Restless: Homes near good schools cost twice as much, and two-thirds of those neighborhoods are unaffordable

Scroll down for a clickable version of this map.
Scroll down for a clickable version of this map.

If you want to know why home prices are out of whack in America, look at our lousy schools.

One oft-overlooked element of home pricing is the scarcity of good public schools in America.  Overlooked by everyone except young families, of course, who know quite well how much good “free” schools cost.

In plenty of Americans towns and cities, parents feel the public schools aren’t good enough for their kids, so they spend anywhere from $5,000-$25,000 annually — per child — on a private school.  Quick math will tell you that buying a home in a good school district is worth its weight in gold. Econ 101 tells you that home prices in districts with good schools soar as parents try to fight their way in.

Here’s another big reason American families are restless. They must navigate a terribly unfair Catch-22 — either they stretch their budgets to afford a home near good schools; or buy a more affordable home and pay for private school.

Now I have some data to prove it, courtesy of the folks at RealtyTrac. The firm analyzed school test scores for nearly 27,000 elementary schools in more than 7,200 U.S. zip codes, along with home price affordability in those same zip codes. (Good schools were derived from Department of Education data, and ranked at least one-third higher than average on test scores.) The result: surprise! In two-thirds of zip codes that had at least one “good” school, average wage earners would be forced to spend more than one-third their income to buy a median priced home.  Or as I like to say, average people with average incomes can’t afford average homes, a sign of a broken market.  Meanwhile, the median sales price of homes in areas with good schools was DOUBLE the price of homes not near good schools ($411,573 vs $210,662).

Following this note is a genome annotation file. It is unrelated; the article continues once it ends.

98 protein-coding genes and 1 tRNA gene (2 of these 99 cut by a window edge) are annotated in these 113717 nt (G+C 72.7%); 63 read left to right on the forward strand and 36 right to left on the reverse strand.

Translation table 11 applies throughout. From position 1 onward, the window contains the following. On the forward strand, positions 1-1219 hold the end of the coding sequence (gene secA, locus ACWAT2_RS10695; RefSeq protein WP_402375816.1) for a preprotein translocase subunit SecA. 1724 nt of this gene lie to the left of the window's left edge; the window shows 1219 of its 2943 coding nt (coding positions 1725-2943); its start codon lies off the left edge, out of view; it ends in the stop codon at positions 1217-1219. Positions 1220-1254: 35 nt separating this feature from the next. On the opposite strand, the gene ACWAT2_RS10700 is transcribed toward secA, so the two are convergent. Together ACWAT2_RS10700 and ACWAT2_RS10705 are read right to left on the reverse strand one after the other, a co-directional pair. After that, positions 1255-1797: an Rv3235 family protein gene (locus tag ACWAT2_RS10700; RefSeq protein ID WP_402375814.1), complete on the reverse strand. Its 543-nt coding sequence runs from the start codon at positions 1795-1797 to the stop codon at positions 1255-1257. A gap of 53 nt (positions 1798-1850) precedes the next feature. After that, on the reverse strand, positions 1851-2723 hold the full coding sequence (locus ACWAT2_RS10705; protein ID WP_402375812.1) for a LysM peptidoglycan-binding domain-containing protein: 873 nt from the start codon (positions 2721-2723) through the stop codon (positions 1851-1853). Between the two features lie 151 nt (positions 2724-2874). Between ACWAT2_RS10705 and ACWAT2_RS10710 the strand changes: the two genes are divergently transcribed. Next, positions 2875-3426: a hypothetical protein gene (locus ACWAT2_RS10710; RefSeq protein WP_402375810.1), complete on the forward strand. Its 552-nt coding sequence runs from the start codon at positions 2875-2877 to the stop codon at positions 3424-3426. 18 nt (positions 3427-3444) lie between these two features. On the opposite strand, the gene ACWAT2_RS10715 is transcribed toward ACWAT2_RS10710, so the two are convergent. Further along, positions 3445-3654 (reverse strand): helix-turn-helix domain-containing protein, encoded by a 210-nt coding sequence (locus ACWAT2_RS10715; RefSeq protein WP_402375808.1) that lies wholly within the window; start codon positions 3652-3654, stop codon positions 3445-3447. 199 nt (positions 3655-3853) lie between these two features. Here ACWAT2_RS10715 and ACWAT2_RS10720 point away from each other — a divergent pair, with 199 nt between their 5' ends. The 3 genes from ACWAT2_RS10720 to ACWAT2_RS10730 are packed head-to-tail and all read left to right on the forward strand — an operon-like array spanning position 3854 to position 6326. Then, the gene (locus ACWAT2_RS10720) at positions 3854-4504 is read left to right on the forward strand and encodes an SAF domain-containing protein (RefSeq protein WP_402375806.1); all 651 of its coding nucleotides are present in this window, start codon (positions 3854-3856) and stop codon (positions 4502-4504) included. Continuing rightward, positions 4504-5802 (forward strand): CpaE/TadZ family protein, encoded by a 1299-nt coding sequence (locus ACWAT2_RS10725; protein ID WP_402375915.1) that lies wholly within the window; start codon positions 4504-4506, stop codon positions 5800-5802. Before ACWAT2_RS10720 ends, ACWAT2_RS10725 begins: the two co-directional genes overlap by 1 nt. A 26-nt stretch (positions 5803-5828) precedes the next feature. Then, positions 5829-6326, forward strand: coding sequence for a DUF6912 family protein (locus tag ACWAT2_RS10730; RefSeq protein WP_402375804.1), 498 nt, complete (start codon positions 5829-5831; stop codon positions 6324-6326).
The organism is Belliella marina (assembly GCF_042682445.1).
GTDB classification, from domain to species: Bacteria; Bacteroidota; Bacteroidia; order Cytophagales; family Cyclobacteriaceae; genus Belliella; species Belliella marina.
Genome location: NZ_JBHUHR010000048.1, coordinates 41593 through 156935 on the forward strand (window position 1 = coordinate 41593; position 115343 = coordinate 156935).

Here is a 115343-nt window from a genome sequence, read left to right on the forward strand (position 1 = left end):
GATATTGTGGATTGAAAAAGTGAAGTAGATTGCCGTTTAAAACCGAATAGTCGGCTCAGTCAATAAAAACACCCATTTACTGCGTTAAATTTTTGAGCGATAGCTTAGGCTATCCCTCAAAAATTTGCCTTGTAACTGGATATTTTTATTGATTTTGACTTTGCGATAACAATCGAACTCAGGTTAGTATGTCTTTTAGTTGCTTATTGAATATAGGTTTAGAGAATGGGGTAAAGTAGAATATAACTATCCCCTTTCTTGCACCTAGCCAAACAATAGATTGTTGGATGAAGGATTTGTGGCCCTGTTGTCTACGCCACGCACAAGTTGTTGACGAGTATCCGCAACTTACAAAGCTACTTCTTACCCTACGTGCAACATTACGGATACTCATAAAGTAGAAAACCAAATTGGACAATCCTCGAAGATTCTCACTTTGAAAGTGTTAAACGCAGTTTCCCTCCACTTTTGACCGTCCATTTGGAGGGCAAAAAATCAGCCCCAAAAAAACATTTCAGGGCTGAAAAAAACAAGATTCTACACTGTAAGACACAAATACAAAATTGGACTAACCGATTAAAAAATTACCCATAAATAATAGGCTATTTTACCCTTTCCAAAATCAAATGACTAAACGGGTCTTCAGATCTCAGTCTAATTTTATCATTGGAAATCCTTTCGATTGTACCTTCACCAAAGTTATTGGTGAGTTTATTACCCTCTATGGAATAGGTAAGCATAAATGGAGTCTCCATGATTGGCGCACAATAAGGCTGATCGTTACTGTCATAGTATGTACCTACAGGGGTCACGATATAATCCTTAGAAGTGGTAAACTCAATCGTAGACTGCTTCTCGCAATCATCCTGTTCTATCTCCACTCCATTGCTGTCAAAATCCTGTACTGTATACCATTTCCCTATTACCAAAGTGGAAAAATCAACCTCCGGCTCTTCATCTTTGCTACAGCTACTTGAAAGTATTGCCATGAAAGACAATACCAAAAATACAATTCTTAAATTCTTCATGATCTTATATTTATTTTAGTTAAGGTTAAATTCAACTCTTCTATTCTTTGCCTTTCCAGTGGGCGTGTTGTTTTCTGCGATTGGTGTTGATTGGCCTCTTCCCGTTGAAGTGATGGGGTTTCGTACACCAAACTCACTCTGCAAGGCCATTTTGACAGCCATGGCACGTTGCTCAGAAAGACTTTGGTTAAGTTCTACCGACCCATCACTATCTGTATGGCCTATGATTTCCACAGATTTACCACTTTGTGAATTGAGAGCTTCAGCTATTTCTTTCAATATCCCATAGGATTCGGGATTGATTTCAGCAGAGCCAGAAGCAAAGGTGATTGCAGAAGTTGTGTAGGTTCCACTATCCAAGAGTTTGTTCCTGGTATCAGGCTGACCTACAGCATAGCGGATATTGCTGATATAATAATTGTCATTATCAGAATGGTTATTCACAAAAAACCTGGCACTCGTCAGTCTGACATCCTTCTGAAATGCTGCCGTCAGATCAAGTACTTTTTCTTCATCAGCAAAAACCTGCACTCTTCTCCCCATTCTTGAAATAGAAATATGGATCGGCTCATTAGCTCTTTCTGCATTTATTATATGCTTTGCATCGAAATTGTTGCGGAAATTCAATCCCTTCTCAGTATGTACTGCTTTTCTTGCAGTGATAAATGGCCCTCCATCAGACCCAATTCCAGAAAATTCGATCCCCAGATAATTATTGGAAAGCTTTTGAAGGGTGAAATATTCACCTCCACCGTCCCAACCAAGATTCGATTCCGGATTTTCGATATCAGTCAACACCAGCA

Below, you’ll see a chart of 10 zip codes where home prices are low relative to wages, but there are good schools nearby. Below that is a clickable, national map that you can use to explore the data yourself.  If for some reason you have trouble loading the map, click here.

affordable good schools

*Includes zips with at least one good school (defined as having a 2014 test score at least one-third higher than the state average) and with affordable homes (where buying a median priced home requires one-third or less of the average wage-earner’s income). Only most affordable zip code from each state is listed. States with no good schools in affordable zip codes or insufficient home price data were not included. Sources: RealtyTrac, BLS, State Depts. of Education.

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About Bob Sullivan 1648 Articles
BOB SULLIVAN is a veteran journalist and the author of four books, including the 2008 New York Times Best-Seller, Gotcha Capitalism, and the 2010 New York Times Best Seller, Stop Getting Ripped Off! His latest, The Plateau Effect, was published in 2013, and as a paperback, called Getting Unstuck in 2014. He has won the Society of Professional Journalists prestigious Public Service award, a Peabody award, and The Consumer Federation of America Betty Furness award, and been given Consumer Action’s Consumer Excellence Award.

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